GCC economy: Political strife fails to halt Gulf GDP growth

Economies of Bahrain and Oman took a hit in 2011 but the GCC as a whole has a positive forecast, reports Asa Fitch, Foreign Correspondent.

Bahrainis walk through a largely deserted mall in central Manama in March, a month after pro-democracy protests began. Retail sales stagnated in the first half of the year due to unrest in the island nation.
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Economies of Bahrain and Oman took a hit in 2011 but the GCC as a whole has a positive forecast, reports Asa Fitch, Foreign Correspondent

The GCC has largely been spared economic fallout from the Arab Spring’s political turmoil, but GDP growth in two countries – Bahrain and Oman – took a significant hit this year.

Bahrain’s GDP had been projected by the International Monetary Fund (IMF) and regional economists to rise by about 4 per cent in 2011.

But the escalation of political strife in the first half of the year sparked a quick change to those forecasts.

With tensions mounting, major sections of the island nation’s economy stagnated, including tourism and retail sales.

“A large proportion of economic activity ground to a halt during the most intense month of the crisis,” economists at the National Bank of Kuwait (NBK) said in April, revising their growth forecasts from 4.8 per cent to 1.3 per cent. “Many businesses and shopping malls were closed, tourist numbers from Saudi Arabia [and elsewhere] dropped sharply and travel through the country was severely restricted.”

Economists at other banks and think tanks made similar downwards revisions to GDP projections, and official figures later confirmed that Bahrain’s economy shrunk in the first quarter as a direct consequence of the unrest there.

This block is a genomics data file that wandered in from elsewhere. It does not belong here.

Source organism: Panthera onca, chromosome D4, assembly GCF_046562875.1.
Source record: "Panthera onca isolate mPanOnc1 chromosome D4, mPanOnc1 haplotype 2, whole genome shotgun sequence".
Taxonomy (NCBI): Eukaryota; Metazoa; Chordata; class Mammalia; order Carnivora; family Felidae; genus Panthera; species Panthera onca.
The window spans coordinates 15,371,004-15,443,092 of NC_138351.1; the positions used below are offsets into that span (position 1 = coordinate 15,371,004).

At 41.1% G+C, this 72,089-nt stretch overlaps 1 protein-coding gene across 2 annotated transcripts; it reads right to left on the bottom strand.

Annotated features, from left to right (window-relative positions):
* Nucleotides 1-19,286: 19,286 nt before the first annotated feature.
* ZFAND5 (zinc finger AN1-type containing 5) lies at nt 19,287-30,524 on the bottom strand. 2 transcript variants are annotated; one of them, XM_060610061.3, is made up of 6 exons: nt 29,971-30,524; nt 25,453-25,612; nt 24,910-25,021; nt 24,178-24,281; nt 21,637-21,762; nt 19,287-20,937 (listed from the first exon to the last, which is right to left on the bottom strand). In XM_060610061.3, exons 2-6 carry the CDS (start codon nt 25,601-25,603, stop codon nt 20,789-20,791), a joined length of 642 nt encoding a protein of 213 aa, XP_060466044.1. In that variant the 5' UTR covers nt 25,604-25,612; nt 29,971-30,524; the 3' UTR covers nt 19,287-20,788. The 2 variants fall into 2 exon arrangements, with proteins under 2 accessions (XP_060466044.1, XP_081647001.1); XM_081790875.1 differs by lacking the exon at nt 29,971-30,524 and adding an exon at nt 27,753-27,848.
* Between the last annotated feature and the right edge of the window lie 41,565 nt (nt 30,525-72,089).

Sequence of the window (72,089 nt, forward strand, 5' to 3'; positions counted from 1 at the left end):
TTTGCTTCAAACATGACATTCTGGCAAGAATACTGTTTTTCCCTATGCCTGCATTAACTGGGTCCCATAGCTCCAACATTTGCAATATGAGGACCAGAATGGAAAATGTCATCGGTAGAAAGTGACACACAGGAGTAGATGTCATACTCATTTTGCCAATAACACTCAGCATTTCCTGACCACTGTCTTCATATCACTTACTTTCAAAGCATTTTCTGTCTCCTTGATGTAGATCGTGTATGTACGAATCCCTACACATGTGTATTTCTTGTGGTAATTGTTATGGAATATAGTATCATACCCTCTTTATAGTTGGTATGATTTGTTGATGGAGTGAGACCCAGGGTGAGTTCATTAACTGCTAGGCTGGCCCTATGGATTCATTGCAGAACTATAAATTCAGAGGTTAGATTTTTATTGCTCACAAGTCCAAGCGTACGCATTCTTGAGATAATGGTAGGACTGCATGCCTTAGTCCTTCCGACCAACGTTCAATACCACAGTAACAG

Since then, new government numbers have shown marginal improvement, with 2.4 per cent year-on-year growth during the third quarter.

Oman, the only other GCC country where major protests flared this year, also saw some disruption of economic activity due to strikes, but the effect was less severe than in Bahrain.

Recent government figures showed large rises in nominal GDP – a measure that does not take inflation into account. Much of this, however, was due to increased oil production that would have added to GDP irrespective of the unrest.

“The protests that took place in Oman in February and March have undermined the growth environment – but not by much, and certainly by less than in nearby Bahrain,” the Kuwait bank’s economists said in their April report.

Gulf countries’ main response to Arab Spring upheaval has been a raft of new government spending aimed at improving the livelihoods of citizens.

Economists at Bank of America Merrill Lynch estimated earlier this year that promised spending on social projects – such as housing, hospitals and schools – totalled US$150 billion (Dh550bn) this year in the GCC.

Bahrain and Oman announced large social-infrastructure outlays.

But Saudi Arabia, where unrest was relatively muted, has been the region’s biggest spender on social investments this year. They raised public spending by about 25 per cent, anchored by a $133bn social package unveiled in March.

The country plans to continue its free-spending ways next year, according to a government budget released this week. Alongside social spending, many countries in the Gulf have raised wages for public-sector workers. Other measures include handouts of money and food in Kuwait, better unemployment benefits in Oman and the creation of new jobs for citizens.

While tensions have calmed somewhat, the reverberations of the Arab Spring are still felt across the region.

Bahrain’s long-nurtured status as a regional financial hub has suffered after violent protests that left dozens of people dead. The UAE, meanwhile, has in some ways been a beneficiary of the tumult thanks to its political stability.

Dubai in particular has been aided by a diversion of tourists from North Africa and an influx of business from Bahrain, economists said.

But they cautioned that this provided no cure for the emirate’s well-publicised housing sector ills.

“Dubai has benefited from its safe haven status in the wider MENA region as the Arab Spring has unfolded,” economists at Merrill said in an October report. “Retail and hospitality are the main beneficiaries and we see little effect on the residential segment.”

Despite political turmoil in Bahrain and Oman, Merrill forecasts 6.9 per cent GDP growth for the GCC.

The figure was revised upwards towards the end of the year thanks to Arab Spring spending packages and increased oil production.